The antihero of The Impressionist, Hari Kunzru's daringly ambitious first novel, is half English and half Indian. In the Raj of the 1920s, the racial and social divides are enormous, but Pran Nath is able to bridge them, crossing from one side to another in a series of reinventions of his own personality. He begins as the spoiled child of an Indian lawyer, but circumstances thrust him out of his pampered adolescence into the teeming and dangerous life of the streets. After a bewildering period as one of the pawns in Machiavellian political and sexual scheming in the decadent court of a minor Maharajah, he escapes to Bombay. There he is taken up by a half-demented Scottish missionary and his wife, but Pran Nath prefers to slope off to the city's red-light district whenever he can. During a time of riot and bloodshed, the chance of re-creating himself as an English schoolboy destined for public school and Oxford presents itself, and he takes it. But this is not his final transformation.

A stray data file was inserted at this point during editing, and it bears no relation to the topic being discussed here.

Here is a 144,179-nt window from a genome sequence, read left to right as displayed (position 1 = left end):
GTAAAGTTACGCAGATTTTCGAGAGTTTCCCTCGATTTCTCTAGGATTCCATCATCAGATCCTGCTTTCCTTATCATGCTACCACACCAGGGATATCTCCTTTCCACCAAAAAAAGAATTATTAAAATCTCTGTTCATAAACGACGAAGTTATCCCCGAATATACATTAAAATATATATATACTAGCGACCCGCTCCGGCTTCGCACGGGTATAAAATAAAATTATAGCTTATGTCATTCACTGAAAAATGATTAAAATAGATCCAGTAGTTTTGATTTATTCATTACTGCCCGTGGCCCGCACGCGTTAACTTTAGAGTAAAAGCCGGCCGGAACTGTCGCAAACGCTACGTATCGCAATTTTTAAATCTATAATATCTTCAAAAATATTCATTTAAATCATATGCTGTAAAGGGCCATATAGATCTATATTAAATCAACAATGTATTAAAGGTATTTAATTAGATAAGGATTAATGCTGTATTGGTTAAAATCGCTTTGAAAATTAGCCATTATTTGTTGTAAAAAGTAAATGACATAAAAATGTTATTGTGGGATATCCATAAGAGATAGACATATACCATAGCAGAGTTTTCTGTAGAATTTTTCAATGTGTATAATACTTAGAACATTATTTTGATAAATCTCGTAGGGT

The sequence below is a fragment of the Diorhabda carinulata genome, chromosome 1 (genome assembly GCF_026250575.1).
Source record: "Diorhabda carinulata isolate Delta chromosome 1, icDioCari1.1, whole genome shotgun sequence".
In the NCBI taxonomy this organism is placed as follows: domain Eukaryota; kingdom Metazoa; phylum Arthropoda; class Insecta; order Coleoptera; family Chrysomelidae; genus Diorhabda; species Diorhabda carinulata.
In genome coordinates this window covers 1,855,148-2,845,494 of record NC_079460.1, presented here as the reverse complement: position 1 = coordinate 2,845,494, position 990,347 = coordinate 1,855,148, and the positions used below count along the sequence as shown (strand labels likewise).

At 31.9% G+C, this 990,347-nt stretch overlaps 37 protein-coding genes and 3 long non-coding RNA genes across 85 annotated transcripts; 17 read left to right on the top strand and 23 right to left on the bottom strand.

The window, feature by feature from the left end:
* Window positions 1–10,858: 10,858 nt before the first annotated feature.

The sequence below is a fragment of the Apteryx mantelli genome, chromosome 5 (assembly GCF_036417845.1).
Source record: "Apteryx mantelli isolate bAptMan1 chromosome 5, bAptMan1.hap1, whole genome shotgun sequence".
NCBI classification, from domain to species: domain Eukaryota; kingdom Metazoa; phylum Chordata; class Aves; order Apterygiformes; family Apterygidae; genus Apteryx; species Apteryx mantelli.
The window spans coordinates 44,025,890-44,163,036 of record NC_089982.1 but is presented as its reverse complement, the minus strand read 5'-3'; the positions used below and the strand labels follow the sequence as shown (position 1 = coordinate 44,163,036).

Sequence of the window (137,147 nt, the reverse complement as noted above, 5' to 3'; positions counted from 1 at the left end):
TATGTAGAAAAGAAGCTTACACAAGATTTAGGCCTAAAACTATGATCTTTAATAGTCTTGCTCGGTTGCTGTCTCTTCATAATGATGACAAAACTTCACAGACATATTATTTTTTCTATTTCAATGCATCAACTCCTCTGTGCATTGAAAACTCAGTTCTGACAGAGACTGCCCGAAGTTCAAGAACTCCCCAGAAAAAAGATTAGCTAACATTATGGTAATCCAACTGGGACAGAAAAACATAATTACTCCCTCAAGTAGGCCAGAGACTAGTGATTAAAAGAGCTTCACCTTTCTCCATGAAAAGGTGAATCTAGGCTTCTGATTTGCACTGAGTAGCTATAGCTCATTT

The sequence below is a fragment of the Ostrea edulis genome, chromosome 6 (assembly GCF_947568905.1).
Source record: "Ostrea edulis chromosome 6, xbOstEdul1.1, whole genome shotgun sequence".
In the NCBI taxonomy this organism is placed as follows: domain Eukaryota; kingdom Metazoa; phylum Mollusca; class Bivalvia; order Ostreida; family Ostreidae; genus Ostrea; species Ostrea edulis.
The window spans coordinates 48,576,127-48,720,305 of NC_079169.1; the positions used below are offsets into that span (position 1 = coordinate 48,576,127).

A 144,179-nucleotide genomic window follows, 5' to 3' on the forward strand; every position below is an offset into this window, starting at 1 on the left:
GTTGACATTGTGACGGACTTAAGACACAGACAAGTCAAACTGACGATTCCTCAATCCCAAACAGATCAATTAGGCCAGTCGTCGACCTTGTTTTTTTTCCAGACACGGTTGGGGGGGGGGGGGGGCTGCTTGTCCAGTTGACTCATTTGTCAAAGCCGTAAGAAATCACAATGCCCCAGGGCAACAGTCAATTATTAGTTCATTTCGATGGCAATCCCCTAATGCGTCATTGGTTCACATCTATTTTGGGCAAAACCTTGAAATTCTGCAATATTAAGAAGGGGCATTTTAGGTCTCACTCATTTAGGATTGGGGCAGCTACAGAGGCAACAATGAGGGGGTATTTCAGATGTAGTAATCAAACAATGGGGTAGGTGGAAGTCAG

In certain ways Kunzru is almost too ambitious. There is so much crammed onto the pages of The Impressionist that some of it, almost inevitably, doesn't work as well as it might. However, as the shapeshifting Pran Nath moves from one identity to another, knockabout farce mixes with satire, social comedy with parody. And beneath the comic exuberance and linguistic invention, there is an intelligent and occasionally moving examination of notions of self, identity, and what it means to belong to a class or society. --Nick Rennison, Amazon.co.uk